Foreign Ministry slams brandishing of LTTE flags outside British court

LTTE Tamil tiger supporters at Westminster magistrates court

Sri Lanka yesterday slammed the brandishing of flags of a banned terrorist organisation in front of a British court in the case against Brigadier Priyanka Fernando, former Defence Attache at the High Commission in London.

The Ministry of Foreign Relations also referred to many factors that it said made it abundantly clear that legal case targeting Brigadier Fernando “is a politically motivated action”.

“The sequence of events–the private prosecution, failure to uphold Brigadier Fernando’s diplomatic immunities, the timing of the delivering of the judgement on the eve of the UK elections, the alleged unruly and intimidatory behaviour of the supporters of the prosecution during Court hearings who were also carrying LTTE flags during these hearings, the alleged leaking of privileged information submitted in Court by the defence to the public domain by the private prosecution– makes abundantly clear that this is a politically motivated action,” the Ministry said in a statement.

Tamil Tiger supporters openly waved flags of the Liberation Tigers of Tamil Eelam (LTTE), which is proscribed in Britain. This happened outside the Westminster Magistrate’s Court where a Chief Magistrate on Friday convicted Sri Lanka’s former Defence Attache to its High Commission in London of public order offences.

Chief Magistrate Emma Arbuthnot gave her judgment in the retrial in Majuran Sathananthan Vs Brig Andige Priyanka Indunil Fernando this week. He was filmed and photographed on February 4 last year making a throat-slitting gesture to pro-LTTE demonstrators outside the Sri Lankan High Commission in London. The Magistrate on Friday found him guilty of violating Britain’s Public Order Act and fined him more than GBP 4,000.

The Ministry of Foreign Relations said that, during proceedings,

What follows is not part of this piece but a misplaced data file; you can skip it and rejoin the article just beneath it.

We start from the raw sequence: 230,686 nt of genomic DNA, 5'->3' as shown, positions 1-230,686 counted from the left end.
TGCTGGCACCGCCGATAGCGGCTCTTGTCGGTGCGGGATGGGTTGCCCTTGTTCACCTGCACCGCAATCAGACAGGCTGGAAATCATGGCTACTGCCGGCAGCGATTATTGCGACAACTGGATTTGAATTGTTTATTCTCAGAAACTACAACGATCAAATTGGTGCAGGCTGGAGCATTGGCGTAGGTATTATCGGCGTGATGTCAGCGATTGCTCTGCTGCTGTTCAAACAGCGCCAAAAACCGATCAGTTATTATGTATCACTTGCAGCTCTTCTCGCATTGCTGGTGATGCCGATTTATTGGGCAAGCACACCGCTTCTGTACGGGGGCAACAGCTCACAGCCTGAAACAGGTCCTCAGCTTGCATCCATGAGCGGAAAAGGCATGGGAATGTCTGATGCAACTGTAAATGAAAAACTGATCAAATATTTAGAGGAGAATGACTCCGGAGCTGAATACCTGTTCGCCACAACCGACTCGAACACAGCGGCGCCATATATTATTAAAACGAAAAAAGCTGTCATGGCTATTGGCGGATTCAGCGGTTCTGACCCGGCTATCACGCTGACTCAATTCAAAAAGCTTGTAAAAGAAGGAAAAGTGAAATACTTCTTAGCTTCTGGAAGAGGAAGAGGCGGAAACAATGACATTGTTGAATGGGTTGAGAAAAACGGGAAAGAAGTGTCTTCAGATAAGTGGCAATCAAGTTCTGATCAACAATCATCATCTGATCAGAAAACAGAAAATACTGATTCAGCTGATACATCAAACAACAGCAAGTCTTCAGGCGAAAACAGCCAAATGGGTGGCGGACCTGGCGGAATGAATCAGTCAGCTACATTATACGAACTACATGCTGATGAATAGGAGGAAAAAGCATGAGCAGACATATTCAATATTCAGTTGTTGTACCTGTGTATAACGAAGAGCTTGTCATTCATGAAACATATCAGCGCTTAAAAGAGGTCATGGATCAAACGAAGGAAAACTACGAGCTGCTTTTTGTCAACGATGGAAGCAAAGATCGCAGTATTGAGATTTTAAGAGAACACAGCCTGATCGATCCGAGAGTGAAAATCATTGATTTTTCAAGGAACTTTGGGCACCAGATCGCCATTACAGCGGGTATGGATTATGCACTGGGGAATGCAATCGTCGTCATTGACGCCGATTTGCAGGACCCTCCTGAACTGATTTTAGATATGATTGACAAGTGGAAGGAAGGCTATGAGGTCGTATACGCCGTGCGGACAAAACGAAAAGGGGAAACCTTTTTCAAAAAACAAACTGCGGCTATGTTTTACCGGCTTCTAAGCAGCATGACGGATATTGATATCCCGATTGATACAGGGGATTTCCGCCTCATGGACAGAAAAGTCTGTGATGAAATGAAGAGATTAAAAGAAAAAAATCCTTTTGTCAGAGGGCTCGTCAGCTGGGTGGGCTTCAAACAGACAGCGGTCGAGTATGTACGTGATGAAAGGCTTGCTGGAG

the Court conceded that the summons procedure was not conducted in the ideal manner and this gave rise to re-trial.

“According to available evidence, demonstrators who had staged the protest in front of the Sri Lanka High Commission as well as those who protested in front of Westminster Magistrates’ Court during the Court hearings had used flags of the LTTE which is a proscribed organisation in the UK,” the ministry statement said.

The London-based International Centre for Prevention and Prosecution of Genocide funded the private prosecution that was brought against Brig Fernando after the throat-slitting gesture. It accused him of using threatening, abusive or insulting words or behaviour or displaying a sign of other visible representation which was threatening, abusive or insulting, thereby causing Mr Sathananthan, Palliyaguruge Vinod Priyantha Perera and Gokulakrishnan Narayanasamy harassment, alarm or distress contrary to the Public Order Act.

Brigadier Fernando was first tried in absentia and, on January 21 this year, was convicted of causing “harassment, alarm and distress” to three complainants who brought a private prosecution. But Magistrate Arbuthnot reopened the case. And an arrest warrant issued on the Brigadier was revoked in order for the court to consider the status of diplomatic immunity.

In March, Ms Arbuthnot held that the defence of residual diplomatic immunity did not apply to the throat-slitting gesture made by the Brigadier but withdrew an arrest warrant issued against him. And, this week, she said she has no doubt that the Brigadier “intended to cause, at the least, alarm” through his gestures.

Ms Arbuthnot called the Brigadier’s body language “arrogant and intimidating”, unlike that of the other senior officer there. She said she had no doubt that alarm was caused to all three petitioners and distress to at least one of them.

The Chief Magistrate delivered the judgement under Section 4A of the Public Order Act of the UK and imposed a lower notional financial penalty, but did not consider it appropriate to issue a warrant, the statement of the Ministry of Foreign Relations said. “The Judge, who had previously ruled that the defendant was not protected by diplomatic immunity, did not revisit that ruling. She had also rejected the abuse of process argument.”

“The Government of Sri Lanka continues to maintain that Brigadier Fernando as a diplomat who was attached to the Sri Lanka High Commission in London is entitled to diplomatic immunity as per Article 31 of the Vienna Convention on Diplomatic Relations of 1961,” it said.

(Source: The Sunday Times)